This Will Go Down on Your Permanent Record, Part III

It’s Just a Habit: part three in a series of notes for POD 2011

Oh, POD knows what it’s like to hate. Loopers, cucumber beetles, aphids, whiteflies, stinkbugs — oh yeah, to the kill.

Loopers: bacillus thuringiensis
Whiteflies: yellow sticky traps and lots of yellow marigolds
Aphids: Recycled aluminum foil mulch and maybe diatomaceous earth
Brown Marmorated Stinkbugs: Vigilance — these nasties have no local predator or proven killer.

It’s Been a Tough Summer

whitefly damage to tomato
Whitefly Destruction

In case the recent string of posts about garden pests hasn’t tipped you off, it’s been a tough year for the plants on deck. So tough that it’s too depressing to post the monthly update photo. So tough that the only remaining cherry tomato is the Gold Nugget, heretofore referred to as Champ. On the bright side, it seems that blights and fungi were largely avoided this year.

Anyone who says container gardeners don’t need to worry about bugs live  a charmed life.

Let’s see, a random nutrient deficiency finally slaughtered the Isis Candy (maybe copper, maybe iron, maybe potassium, maybe all of the above) and whiteflies took out the pampered Black Cherry (pictured left). Next year I’ll make up a batch of yellow sticky traps and see if that doesn’t do the trick. Aphids have taken over and samples of the brown marmorated stink bug have been collected. And oh, yeah, it’s been hot, hot, hot and dry, dry, dry.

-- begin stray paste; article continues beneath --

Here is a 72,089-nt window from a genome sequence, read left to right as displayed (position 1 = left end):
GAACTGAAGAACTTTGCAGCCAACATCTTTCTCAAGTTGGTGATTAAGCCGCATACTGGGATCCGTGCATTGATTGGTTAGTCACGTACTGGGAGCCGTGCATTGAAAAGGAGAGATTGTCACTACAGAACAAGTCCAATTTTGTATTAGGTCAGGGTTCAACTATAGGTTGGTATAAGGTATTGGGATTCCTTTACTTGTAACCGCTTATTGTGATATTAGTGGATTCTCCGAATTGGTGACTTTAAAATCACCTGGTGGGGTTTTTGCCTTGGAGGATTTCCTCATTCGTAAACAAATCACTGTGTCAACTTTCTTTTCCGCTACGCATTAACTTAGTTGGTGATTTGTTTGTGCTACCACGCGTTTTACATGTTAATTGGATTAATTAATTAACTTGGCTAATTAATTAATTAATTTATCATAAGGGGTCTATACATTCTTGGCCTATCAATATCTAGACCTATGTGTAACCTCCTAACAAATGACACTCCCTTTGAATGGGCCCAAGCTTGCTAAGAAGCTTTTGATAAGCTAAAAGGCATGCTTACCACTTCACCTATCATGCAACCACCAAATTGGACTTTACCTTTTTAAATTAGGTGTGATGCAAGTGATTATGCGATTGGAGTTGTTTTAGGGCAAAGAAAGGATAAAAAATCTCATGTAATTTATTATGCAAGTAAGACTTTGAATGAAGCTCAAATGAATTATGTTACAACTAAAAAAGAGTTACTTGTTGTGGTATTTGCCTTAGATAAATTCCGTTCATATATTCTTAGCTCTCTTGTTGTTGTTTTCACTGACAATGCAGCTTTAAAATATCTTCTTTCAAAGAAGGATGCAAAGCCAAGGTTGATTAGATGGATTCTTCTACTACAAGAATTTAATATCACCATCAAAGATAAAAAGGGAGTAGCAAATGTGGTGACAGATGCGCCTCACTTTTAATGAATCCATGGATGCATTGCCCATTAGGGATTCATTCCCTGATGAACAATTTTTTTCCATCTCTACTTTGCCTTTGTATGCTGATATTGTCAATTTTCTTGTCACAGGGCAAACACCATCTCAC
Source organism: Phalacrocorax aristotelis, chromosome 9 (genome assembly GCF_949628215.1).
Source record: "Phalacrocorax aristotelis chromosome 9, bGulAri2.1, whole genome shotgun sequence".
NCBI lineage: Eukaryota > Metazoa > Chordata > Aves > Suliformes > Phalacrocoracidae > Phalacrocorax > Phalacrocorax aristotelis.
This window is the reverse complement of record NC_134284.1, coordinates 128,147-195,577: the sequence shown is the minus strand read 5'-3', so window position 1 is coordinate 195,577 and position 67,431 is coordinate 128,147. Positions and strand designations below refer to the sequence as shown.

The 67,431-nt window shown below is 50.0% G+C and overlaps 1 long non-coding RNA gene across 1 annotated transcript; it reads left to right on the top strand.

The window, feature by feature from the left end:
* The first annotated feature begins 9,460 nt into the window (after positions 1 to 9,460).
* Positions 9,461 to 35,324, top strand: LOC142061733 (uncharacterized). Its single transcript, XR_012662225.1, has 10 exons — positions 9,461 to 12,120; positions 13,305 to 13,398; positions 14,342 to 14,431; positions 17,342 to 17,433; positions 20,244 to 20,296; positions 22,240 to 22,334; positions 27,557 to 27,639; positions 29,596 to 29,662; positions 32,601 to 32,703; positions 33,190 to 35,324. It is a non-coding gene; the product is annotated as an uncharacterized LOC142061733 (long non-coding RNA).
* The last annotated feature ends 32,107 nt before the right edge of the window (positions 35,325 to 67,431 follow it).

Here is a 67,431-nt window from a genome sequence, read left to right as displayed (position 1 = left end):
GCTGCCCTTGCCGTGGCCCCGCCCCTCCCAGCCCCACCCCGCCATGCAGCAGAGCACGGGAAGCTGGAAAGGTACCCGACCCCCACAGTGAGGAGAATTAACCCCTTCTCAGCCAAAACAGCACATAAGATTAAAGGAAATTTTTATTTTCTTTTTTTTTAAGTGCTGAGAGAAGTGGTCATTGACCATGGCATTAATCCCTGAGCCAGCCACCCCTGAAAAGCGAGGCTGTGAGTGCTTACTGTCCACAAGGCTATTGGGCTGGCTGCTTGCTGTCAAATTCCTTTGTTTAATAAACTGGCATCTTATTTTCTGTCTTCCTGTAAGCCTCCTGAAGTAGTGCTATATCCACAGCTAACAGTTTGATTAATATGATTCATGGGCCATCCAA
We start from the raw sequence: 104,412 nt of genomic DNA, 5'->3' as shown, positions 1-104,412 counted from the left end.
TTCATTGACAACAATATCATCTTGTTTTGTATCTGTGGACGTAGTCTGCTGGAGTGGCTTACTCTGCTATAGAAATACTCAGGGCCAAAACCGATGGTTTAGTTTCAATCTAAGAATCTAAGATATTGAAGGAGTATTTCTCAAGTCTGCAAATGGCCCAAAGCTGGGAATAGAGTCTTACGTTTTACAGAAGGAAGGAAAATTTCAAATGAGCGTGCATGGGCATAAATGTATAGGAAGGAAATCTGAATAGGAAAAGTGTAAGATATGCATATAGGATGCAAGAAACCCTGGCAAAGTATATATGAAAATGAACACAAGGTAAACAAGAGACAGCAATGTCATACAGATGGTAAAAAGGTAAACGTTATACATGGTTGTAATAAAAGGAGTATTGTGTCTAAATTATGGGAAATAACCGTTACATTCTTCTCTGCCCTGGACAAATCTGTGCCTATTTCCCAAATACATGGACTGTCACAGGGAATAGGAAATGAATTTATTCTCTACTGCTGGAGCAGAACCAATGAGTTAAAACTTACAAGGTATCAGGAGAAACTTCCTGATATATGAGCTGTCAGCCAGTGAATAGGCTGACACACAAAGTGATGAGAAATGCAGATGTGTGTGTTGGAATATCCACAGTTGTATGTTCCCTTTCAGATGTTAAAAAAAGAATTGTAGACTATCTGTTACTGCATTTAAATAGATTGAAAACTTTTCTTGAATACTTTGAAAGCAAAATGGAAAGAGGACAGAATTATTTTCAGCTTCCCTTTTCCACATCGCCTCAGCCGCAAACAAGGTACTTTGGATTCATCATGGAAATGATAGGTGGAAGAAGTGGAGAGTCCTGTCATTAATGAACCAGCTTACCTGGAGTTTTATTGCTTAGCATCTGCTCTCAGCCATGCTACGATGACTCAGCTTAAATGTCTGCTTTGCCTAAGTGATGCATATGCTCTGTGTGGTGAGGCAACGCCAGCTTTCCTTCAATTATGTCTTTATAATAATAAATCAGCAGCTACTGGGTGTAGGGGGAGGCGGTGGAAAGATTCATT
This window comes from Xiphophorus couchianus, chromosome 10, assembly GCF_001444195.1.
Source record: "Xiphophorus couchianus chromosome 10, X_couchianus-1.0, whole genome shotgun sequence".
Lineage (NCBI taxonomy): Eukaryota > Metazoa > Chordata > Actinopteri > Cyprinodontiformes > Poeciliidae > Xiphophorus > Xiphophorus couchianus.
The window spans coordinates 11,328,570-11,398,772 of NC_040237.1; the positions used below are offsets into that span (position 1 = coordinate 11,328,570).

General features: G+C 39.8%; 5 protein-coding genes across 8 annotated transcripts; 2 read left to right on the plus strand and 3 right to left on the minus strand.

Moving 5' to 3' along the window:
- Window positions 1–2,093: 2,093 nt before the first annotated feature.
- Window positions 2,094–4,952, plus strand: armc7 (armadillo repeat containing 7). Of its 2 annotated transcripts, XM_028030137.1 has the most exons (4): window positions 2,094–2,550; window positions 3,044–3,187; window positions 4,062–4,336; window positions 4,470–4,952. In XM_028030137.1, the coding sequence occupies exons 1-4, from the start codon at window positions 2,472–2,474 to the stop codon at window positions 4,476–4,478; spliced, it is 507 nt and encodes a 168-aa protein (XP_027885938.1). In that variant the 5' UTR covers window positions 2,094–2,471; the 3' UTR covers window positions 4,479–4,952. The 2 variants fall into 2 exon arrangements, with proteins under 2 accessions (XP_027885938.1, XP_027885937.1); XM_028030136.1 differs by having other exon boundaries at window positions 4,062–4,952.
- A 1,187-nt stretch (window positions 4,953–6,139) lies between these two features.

And guess what? The rescued Black Brandywine isn’t looking so good.  Its calcium deficiency may be terminal but it’s got one lonely fruit that I’m unwilling to sacrifice just yet.

Whitefly close-up
Whitefly close-up

Each year I resist the urge to buy a pH kit to test each container’s soil as it seems just a little too garden-geeky, but let’s face it, the little blue deck has had a blog devoted to it for over a year. If that ain’t geekdom, what is?

Now, all hopes are pinned on the currently thriving Greensgrow Mr. Stripey. Cross your fingers, please.

Sap Suckers

Because Early Blight just isn’t enough pestilence for one little blue deck to endure, it’s also got a fascinating case of banded winged whiteflies. What the heck?

Looks like it’s become a race: how many tomatoes can one eat before the tomatoes eat themselves? So far over three pounds have made their way into the kitchen and that feels like an enormous success.

What you see here are the eggs and larvae of the whitefly sucking their way through the underside of a chocolate cherry’s leaf. If you look veerrry closely, you’ll see one of the more mature almost-flies taking a stroll along the lower left edge of the leaf.

bandedwinged whitefly, chocolate cherry
banded winged whitefly, chocolate cherry tomato

These pernicious pests are easy to miss. It took a good deal of staring, research, more staring, picking, squinting, still more research, and then magnifying photos to figure it out. These microscopic suckers live on the undersides of the leaves but the top of the leaf appears to have whitish spots, then suddenly wilts and falls off. All that and they transmit a viral diseases, too.

By all accounts, whiteflies are tough to control. The poor chocolate cherry tomato has been moved as far away as possible from the struggling, but producing, Tumbling Tom, Gold Nugget, and Isis.  POD hates the thought of chemicals (because we actually do want to eat what tomatoes can be salvaged) and kinda’ figures these guys are a lost cause. But, the undersides of the leaves are being hit with all we’ve got: soapy water with baking soda, EcoSmart Organic Garden Insect Killer, and Garden Safe Multi-Purpose Garden Insect Killer. Take that.